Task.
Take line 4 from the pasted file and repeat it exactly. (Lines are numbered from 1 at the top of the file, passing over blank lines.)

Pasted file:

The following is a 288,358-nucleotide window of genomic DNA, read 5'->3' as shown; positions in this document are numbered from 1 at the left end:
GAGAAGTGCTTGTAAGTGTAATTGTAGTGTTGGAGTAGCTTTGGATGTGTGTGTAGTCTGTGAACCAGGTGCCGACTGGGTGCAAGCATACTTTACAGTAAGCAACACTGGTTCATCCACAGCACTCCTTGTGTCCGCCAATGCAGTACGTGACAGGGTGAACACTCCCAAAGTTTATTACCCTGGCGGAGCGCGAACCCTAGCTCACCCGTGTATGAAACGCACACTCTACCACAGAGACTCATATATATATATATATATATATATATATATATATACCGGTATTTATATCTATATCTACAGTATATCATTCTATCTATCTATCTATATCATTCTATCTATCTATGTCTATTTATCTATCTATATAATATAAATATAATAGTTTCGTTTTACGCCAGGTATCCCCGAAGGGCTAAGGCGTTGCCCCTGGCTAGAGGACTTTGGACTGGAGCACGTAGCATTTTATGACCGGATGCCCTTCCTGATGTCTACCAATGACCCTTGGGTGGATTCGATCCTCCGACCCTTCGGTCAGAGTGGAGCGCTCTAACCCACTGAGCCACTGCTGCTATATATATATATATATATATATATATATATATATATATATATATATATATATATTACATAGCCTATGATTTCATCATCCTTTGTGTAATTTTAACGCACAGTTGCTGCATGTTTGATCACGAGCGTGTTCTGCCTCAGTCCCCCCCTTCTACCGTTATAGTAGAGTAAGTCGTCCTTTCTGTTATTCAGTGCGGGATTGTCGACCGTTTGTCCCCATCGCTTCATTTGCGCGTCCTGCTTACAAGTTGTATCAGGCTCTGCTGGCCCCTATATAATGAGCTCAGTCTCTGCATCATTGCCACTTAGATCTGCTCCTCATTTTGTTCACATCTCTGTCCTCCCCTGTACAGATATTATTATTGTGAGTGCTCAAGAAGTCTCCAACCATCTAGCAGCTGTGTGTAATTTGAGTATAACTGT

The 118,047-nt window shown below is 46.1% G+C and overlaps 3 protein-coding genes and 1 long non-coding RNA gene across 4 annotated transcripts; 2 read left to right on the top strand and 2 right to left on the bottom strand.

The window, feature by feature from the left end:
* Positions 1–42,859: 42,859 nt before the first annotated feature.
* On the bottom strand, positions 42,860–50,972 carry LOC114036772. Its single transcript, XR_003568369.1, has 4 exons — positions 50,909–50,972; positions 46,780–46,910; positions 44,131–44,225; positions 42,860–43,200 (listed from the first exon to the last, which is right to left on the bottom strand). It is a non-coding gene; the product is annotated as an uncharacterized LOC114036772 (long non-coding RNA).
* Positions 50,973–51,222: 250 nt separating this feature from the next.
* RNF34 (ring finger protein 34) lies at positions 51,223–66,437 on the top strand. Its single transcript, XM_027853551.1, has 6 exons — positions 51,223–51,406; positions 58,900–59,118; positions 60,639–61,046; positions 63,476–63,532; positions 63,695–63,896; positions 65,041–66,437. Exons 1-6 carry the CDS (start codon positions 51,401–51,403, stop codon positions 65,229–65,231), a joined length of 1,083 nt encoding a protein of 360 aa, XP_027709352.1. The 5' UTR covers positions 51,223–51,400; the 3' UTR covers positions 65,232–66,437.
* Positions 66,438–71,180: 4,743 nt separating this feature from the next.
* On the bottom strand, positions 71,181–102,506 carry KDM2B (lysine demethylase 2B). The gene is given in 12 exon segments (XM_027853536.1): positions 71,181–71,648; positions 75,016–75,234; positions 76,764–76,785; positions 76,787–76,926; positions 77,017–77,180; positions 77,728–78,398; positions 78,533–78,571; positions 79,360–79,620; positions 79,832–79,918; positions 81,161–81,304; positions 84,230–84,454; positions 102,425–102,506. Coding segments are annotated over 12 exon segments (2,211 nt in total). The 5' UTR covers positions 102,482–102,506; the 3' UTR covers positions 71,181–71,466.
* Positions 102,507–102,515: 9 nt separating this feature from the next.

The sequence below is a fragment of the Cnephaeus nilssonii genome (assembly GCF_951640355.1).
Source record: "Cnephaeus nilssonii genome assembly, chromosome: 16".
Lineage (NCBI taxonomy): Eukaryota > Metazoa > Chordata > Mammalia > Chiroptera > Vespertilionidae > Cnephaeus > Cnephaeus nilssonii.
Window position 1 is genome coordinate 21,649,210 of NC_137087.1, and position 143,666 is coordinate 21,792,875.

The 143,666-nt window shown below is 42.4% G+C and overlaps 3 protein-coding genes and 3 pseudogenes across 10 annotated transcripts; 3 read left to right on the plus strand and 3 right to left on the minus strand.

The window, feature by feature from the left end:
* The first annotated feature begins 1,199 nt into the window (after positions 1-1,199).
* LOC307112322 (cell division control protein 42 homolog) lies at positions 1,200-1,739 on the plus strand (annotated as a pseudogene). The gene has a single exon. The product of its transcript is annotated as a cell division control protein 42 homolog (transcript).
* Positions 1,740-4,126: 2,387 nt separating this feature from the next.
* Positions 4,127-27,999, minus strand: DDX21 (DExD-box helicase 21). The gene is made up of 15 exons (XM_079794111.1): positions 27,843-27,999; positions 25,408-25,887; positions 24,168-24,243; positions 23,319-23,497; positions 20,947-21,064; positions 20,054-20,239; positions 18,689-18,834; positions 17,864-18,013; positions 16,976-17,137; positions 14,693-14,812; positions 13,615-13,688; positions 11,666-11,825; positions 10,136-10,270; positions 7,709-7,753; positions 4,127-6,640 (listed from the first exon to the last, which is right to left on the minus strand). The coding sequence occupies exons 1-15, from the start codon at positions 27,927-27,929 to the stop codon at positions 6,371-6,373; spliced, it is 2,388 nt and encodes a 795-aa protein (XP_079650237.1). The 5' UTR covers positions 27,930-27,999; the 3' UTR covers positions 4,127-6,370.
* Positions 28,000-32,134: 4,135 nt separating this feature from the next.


The window, feature by feature from the left end: